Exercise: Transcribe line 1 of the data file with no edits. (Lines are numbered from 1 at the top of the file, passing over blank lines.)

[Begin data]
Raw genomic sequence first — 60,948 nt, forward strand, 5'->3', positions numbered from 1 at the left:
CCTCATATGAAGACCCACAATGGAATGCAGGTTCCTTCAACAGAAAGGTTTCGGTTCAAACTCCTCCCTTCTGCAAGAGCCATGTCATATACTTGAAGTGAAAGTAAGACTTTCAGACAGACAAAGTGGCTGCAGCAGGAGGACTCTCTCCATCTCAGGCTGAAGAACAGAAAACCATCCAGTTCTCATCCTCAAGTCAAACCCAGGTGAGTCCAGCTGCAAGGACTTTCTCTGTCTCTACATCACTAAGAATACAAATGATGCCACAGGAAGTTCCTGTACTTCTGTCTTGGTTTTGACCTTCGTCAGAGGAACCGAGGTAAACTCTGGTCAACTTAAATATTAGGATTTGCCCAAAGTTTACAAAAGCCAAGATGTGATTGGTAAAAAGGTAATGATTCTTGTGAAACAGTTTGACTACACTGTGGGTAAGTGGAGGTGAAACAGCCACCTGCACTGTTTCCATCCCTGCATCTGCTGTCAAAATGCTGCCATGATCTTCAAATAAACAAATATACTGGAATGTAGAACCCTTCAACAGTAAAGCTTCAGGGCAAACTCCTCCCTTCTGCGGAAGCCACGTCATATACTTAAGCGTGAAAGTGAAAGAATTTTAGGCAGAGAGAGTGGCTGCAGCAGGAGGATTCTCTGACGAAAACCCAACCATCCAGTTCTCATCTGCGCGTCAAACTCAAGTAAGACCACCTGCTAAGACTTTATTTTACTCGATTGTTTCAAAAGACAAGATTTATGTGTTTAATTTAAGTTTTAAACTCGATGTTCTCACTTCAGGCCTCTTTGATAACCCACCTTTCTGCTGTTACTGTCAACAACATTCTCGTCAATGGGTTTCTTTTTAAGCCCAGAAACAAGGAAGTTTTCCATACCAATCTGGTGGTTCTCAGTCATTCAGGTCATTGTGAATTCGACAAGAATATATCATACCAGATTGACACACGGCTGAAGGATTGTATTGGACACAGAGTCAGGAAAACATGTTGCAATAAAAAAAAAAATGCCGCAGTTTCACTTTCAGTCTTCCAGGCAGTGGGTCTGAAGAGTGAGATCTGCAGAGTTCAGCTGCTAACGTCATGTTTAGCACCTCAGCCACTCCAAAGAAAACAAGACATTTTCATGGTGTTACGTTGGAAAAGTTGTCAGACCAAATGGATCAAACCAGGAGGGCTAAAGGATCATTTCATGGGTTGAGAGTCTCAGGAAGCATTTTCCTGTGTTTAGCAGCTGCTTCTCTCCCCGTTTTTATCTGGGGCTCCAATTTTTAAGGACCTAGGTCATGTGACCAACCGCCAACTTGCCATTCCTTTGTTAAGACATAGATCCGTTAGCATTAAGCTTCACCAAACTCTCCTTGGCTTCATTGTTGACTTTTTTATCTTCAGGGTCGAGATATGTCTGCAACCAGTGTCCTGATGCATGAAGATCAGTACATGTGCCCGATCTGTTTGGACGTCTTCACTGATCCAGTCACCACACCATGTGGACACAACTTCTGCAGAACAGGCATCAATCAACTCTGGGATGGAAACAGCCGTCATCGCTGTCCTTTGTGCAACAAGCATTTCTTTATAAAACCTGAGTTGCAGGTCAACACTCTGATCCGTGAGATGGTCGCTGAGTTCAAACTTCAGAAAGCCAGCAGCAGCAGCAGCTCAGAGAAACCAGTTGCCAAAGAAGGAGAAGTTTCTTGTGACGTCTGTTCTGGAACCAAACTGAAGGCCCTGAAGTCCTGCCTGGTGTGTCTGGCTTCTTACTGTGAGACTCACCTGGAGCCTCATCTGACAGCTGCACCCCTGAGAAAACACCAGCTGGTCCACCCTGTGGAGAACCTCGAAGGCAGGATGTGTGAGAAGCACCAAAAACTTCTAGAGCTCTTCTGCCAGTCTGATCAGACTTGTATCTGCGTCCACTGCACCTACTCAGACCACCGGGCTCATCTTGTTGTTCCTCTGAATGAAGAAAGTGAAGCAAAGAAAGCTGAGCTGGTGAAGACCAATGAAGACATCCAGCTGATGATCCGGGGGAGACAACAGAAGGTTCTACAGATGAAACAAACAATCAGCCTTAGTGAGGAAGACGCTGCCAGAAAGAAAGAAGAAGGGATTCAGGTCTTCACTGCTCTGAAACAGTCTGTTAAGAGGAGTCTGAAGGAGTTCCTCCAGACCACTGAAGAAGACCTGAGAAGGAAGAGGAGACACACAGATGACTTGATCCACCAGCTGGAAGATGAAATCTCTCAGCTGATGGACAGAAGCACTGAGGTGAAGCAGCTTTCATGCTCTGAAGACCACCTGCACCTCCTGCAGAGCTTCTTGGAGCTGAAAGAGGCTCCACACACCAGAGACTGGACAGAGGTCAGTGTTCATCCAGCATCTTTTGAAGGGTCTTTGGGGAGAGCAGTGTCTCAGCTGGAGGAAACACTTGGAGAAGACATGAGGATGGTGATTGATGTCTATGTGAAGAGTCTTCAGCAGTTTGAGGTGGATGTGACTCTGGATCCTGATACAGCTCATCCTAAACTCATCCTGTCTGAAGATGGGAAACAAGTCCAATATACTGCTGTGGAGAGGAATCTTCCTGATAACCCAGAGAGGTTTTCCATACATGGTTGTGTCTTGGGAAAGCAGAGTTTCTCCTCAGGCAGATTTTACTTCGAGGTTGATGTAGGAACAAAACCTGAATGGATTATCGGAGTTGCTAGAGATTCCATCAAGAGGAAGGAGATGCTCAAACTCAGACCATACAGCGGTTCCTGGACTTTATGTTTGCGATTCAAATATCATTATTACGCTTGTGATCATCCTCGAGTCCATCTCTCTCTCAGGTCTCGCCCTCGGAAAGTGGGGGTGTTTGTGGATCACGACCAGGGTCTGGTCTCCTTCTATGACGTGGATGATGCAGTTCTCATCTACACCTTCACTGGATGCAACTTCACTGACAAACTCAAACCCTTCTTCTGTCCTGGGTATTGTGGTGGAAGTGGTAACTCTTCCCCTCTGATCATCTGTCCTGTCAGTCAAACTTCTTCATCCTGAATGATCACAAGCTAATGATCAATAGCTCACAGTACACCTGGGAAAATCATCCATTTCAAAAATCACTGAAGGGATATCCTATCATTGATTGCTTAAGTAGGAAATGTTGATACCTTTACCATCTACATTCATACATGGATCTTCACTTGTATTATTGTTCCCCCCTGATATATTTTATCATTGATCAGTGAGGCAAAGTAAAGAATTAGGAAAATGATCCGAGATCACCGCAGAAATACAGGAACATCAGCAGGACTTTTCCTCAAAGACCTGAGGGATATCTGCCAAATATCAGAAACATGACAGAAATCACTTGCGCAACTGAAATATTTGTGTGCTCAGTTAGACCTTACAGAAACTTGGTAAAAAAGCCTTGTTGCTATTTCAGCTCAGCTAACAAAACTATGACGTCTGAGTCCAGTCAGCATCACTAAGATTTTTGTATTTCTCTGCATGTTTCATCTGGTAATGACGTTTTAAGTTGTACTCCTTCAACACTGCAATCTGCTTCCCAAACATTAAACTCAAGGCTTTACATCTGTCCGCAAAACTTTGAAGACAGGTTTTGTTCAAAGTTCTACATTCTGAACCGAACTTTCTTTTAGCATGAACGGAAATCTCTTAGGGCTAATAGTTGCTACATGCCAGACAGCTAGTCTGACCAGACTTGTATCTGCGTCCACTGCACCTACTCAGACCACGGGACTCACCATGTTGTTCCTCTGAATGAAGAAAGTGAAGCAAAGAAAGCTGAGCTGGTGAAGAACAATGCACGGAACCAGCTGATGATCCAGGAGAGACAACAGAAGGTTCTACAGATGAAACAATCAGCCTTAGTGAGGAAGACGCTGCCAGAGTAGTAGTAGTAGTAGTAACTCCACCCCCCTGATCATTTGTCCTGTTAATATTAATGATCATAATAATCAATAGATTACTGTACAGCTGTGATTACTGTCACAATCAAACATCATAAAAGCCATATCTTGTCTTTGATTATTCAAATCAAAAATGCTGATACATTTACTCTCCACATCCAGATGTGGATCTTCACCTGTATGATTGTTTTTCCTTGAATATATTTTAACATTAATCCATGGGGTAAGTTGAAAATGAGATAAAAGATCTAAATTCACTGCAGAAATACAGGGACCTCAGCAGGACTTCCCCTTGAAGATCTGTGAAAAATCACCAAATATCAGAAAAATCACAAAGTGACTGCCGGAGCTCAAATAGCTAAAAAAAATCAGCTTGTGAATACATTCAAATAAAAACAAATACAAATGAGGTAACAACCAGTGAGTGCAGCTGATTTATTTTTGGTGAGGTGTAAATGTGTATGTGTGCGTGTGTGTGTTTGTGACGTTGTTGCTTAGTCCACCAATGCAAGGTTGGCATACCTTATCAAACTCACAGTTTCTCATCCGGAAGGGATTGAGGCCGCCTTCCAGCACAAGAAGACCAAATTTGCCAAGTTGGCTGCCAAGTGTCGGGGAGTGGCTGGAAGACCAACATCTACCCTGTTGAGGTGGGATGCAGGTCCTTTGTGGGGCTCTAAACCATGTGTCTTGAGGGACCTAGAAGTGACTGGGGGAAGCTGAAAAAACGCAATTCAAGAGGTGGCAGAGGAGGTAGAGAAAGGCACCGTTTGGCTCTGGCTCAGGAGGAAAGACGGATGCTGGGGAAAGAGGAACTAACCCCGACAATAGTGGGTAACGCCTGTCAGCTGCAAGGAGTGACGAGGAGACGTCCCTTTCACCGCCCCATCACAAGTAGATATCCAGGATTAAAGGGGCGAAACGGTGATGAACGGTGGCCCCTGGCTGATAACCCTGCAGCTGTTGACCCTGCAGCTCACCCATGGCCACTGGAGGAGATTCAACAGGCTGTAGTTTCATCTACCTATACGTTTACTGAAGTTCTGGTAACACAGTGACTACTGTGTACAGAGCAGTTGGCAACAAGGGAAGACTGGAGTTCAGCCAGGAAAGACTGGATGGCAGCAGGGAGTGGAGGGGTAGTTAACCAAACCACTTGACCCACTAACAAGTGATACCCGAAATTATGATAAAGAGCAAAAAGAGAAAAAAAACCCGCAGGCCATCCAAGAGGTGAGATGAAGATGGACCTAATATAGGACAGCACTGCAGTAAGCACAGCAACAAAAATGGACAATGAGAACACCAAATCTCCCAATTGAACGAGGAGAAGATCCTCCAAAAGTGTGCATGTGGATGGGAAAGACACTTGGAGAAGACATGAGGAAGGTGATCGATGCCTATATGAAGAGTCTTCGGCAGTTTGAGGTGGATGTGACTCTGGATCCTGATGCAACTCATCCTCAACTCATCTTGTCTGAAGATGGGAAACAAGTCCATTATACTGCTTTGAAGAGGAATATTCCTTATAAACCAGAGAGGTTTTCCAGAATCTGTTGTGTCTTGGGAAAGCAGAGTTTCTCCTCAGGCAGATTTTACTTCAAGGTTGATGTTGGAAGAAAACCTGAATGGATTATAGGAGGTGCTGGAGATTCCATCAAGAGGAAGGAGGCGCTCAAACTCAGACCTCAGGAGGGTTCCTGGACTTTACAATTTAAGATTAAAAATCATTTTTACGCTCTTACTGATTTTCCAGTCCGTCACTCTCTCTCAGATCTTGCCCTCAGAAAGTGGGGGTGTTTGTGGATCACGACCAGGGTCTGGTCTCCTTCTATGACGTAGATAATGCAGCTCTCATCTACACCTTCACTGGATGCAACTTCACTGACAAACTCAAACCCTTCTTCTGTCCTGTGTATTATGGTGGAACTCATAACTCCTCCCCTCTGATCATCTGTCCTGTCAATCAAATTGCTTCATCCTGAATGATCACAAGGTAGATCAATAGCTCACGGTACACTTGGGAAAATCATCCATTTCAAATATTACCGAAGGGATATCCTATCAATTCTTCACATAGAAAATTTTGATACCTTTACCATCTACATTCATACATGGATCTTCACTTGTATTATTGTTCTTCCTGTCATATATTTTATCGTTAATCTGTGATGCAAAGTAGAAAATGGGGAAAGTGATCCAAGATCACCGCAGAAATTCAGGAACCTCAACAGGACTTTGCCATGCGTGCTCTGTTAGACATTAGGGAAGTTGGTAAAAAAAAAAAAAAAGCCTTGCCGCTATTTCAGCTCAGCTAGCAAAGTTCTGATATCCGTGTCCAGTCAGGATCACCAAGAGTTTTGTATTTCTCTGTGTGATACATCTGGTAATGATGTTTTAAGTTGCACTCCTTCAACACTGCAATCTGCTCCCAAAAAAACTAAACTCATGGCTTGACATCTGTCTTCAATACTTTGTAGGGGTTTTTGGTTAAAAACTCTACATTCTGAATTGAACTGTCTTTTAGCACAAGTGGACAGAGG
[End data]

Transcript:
Raw genomic sequence first — 60,948 nt, forward strand, 5'->3', positions numbered from 1 at the left: